Here’s an interesting tidbit I learned last week. When an ordinary decision comes down from SJC, the clerk contacts the parties so they have notice before the decision appears on the Court’s web site. I found out, however, that the clerk’s office doesn’t do this with memorandum decisions.
Hence, last week, another lawyer in an appeal I was working on was surfing the site and noticed that, unbeknownst to us, our case had been decided (fortunately in our favor). With memorandum decisions, the site only notes that a decision has been made, and recites "affirmed" or that ilk — you can’t click on decision and get the text. I suppose the view is that people aren’t as interested in memorandum decisions, and they have limited precedential value, so such decisions are treated differently. The lawyers will get the decision in the mail soon enough, and it isn’t going to say much in any event, so there’s no need for forewarning or for posting the text on-line.
But to the parties involved, the decision is certainly important, and finding a decision in your case on-line before any notice to you can be startling. Not being able to read the decision when you do see it on-line is also a little startling. Snail mail can be just that, too. When there are intervening holidays, weekends etc., that interim period between a posting and not knowing can stretch out.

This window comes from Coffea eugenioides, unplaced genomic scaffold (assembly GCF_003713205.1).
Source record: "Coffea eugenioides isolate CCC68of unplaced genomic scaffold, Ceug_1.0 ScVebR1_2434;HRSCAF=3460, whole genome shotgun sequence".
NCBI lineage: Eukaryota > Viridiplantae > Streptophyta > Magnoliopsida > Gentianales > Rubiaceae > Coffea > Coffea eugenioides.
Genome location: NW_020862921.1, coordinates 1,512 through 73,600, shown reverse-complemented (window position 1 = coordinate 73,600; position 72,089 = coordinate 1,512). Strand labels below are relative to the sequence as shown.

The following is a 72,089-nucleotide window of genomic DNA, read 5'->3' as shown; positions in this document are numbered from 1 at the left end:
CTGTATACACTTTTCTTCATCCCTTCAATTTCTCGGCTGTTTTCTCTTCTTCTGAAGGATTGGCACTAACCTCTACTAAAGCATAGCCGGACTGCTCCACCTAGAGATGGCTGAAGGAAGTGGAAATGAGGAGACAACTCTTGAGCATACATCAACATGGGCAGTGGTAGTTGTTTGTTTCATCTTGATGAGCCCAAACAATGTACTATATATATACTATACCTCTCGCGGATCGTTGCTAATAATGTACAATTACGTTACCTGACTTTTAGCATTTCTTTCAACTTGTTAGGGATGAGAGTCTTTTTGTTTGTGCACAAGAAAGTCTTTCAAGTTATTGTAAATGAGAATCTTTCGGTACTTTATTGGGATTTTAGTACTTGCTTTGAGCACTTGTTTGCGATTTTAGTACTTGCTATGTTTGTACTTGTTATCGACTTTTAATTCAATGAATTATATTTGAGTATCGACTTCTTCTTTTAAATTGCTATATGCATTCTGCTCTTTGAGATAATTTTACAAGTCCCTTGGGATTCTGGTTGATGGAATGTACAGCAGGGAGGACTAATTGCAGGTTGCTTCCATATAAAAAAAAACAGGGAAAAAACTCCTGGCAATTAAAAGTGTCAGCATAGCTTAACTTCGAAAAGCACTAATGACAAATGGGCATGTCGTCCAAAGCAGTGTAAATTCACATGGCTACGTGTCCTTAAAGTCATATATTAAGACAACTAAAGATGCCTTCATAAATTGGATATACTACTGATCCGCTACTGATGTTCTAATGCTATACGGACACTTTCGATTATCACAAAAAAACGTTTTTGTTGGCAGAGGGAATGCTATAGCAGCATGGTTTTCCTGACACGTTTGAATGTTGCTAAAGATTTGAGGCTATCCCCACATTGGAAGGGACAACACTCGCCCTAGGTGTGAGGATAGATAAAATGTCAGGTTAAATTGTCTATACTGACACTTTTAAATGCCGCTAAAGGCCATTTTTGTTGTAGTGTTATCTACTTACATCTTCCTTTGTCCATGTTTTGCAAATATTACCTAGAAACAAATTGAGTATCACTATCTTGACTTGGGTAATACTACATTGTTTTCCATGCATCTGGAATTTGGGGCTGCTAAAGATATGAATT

So I guess this means if you know your case is being decided on the briefs, or otherwise might be subject to a memorandum decision, and you want to be aware that of the decision as soon as you can, you need to keep checking that web site and follow up. In our case, when I saw the entry on the web site, I called Matt Pollack, and he then e-mailed the decision to me, so I could read the one paragraph later that day. Perhaps as the SJC makes communications and filings in general more electronic, it can notify lawyers about memorandum decisions as with its other decisions, eliminating this notice disparity.
Aside from this general SJC policy regarding notice, I’ve noticed just plain individual lack of notice on some cases from the First Circuit — a few cases that have suddenly appeared on line, without notice first having been given to us that they are coming.
I guess the moral of the story is to just keep checking those court sites. I try to keep up with all the decisions coming out of the SJC and First Circuit, and to do so in a timely manner. Here’s another incentive not to let them pile up.